“In Riley v County of Broome (95 NY2d 455), the Court of Appeals held that Vehicle and Traffic Law § 1103 (b) excuses all vehicles, regardless of their classification, from the rules of the road when ‘actually engaged in work on a highway’ ” (Skolnick v Town of Hempstead, 278 AD2d 481, 482 [2000]). When this condition is met, “the standard to be applied to the conduct of the defendants is that liability will attach only if they act in conscious disregard of a known or obvious risk that was so great as to make it highly probable that harm would follow” (Farese v Town of Carmel, 296 AD2d 436, 437 [2002]; see also Green v Covington, 299 AD2d 636, 637-638 [2002]). It is well settled that “[o]n a motion for summary judgment, a movant is required to establish by competent and admissible evidence a prima facie entitlement to judgment” (Howard v J.A.J. Realty Enters., 283 AD2d 854, 855 [2001]). “If this burden is met, then the opponent to a motion for summary judgment has the affirmative burden of coming forward with competent, admissible evidence establishing the existence of a genuine triable issue of fact” (id.).

In support of its motion, defendant offers the affidavit of William Kastner. Kastner was the operator of the tractor on the day of the accident. With respect to the condition of the tractor, Kastner states, among other things, that “[t]he tractor is regularly serviced including preventative maintenance and replacement of blades, [and that] [i]t was serviced on May 11, 2007 and on July 9, 2007 when a ‘trash guard’ or a ‘rock guard’ was installed.” Kastner further provides that ‘[t]he tractor was in good and working order when [he] used it on July 12, 2007,” and he attaches copies of three work orders in support of his averments. With respect to the circumstances of the accident, Kastner states that he was “operating the mower at a slow rate of speed and did not take any exaggerated or excessive movements of the mower.” Nor did he, as he states, “observe any loose gravel or other hazards as [he] was mowing and [he] kept [his] eyes on the grass, roadway and fence as [he] was mowing this area.”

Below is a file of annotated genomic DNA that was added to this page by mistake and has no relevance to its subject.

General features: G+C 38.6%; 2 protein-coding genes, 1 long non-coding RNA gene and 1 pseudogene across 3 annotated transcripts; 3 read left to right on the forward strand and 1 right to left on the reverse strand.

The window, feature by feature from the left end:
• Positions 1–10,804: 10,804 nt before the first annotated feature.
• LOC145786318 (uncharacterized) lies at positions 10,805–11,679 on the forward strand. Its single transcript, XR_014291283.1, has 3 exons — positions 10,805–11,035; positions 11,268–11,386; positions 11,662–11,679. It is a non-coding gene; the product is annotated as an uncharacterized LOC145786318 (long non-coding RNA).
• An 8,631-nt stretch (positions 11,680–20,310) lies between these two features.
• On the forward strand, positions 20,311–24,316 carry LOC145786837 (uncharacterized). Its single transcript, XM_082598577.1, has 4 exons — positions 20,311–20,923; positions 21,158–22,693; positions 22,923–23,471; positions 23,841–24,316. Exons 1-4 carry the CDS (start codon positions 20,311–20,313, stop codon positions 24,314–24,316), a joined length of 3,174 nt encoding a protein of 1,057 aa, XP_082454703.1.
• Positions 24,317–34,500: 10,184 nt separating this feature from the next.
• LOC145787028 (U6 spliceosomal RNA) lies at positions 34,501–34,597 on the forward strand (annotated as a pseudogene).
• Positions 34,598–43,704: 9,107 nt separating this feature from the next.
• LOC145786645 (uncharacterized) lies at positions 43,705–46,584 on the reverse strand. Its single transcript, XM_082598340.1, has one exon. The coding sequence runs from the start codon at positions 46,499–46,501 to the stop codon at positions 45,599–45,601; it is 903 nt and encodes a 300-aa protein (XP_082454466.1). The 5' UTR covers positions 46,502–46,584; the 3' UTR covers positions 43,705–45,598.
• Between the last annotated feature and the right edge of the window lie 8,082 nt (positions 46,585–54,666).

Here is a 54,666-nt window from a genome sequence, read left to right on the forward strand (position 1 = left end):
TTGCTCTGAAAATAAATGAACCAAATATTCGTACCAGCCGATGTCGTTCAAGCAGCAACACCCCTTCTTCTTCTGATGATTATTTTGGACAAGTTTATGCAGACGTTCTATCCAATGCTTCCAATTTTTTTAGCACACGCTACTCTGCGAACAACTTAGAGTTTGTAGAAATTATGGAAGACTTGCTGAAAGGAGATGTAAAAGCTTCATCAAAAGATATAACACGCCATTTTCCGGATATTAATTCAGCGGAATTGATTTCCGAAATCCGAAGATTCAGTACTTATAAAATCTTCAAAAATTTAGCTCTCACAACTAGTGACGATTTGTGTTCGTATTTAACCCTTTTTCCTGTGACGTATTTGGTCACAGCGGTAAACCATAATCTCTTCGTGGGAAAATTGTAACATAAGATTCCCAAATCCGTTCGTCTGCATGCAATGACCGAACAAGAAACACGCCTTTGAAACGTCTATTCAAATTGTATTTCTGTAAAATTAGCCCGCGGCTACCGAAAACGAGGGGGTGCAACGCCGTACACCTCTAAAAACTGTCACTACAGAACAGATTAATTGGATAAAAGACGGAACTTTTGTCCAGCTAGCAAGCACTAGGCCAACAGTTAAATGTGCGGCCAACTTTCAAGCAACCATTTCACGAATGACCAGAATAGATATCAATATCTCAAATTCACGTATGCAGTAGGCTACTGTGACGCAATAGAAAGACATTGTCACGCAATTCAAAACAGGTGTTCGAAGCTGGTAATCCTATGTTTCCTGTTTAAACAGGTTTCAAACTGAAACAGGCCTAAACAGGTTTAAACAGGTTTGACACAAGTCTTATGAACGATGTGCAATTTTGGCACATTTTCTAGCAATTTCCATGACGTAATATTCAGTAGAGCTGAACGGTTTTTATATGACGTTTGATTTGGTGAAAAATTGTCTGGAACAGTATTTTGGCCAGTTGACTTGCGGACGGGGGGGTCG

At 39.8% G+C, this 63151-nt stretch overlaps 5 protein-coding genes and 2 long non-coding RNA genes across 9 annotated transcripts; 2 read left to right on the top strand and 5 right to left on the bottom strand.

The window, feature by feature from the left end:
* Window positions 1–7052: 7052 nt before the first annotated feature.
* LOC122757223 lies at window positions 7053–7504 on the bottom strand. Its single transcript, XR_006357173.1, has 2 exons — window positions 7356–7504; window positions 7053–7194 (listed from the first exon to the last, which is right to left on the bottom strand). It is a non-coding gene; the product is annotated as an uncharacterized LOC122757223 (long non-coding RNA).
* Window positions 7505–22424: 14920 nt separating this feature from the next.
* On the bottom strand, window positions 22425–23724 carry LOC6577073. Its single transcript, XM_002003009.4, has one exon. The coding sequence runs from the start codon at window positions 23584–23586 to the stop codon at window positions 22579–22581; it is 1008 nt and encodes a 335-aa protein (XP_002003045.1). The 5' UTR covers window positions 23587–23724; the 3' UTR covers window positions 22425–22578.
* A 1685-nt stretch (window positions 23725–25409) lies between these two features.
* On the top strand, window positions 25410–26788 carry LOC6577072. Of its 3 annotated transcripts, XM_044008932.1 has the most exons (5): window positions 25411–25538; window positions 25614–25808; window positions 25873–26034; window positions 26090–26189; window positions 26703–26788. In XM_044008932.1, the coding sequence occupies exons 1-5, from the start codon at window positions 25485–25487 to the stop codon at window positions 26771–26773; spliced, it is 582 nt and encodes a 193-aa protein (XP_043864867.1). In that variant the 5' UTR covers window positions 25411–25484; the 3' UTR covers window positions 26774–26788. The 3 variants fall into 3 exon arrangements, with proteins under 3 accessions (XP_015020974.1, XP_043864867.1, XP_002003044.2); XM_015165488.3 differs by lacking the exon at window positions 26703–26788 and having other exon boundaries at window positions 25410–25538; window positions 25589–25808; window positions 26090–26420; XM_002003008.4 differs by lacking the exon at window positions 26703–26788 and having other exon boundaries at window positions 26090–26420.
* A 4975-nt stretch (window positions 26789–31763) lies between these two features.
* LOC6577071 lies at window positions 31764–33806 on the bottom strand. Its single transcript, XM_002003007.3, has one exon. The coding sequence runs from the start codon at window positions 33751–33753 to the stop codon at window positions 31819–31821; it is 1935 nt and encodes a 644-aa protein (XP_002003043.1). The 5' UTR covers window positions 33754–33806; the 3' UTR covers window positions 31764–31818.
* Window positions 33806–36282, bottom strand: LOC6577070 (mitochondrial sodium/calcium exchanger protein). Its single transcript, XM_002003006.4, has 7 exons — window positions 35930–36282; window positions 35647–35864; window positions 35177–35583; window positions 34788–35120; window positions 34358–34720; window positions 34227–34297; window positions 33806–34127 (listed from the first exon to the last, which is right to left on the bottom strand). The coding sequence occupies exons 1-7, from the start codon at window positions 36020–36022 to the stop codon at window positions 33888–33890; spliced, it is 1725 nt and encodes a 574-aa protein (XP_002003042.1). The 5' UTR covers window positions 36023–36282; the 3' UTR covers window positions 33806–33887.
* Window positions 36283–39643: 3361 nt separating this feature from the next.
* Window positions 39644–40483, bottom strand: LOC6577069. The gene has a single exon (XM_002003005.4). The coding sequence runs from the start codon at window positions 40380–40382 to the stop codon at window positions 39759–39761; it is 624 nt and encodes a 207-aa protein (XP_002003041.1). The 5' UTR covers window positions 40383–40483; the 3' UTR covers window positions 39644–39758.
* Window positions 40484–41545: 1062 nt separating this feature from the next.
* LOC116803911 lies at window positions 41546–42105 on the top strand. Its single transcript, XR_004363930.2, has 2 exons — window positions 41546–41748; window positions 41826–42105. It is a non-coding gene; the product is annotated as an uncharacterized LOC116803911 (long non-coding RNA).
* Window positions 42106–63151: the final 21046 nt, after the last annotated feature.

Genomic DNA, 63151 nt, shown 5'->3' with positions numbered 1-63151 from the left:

Claimant opposes the motion[2] and argues that “[i]t is not at all clear from the evidence that a proper rock guard was properly installed on the defendant’s vehicle at the time of the incident, as defendant claims.” In support of her position, claimant refers to copies of the three work orders that are attached as an exhibit to Kastner’s affidavit. Claimant contends, among other things, that the work orders reveal that a trash guard was installed on the tractor after her automobile sustained damages, and that a rock guard should have been installed in any event.

The Court concludes in the first instance that Vehicle and Traffic Law § 1103 (b) governs the imposition of liability in this matter. Defendant has offered sufficient prima facie proof through Kastner’s affidavit to establish that he was actually engaged in work on a highway at the time of the accident, as that term is defined under Vehicle and Traffic Law § 1103 (b). Claimant does not offer any proof to dispute this material fact.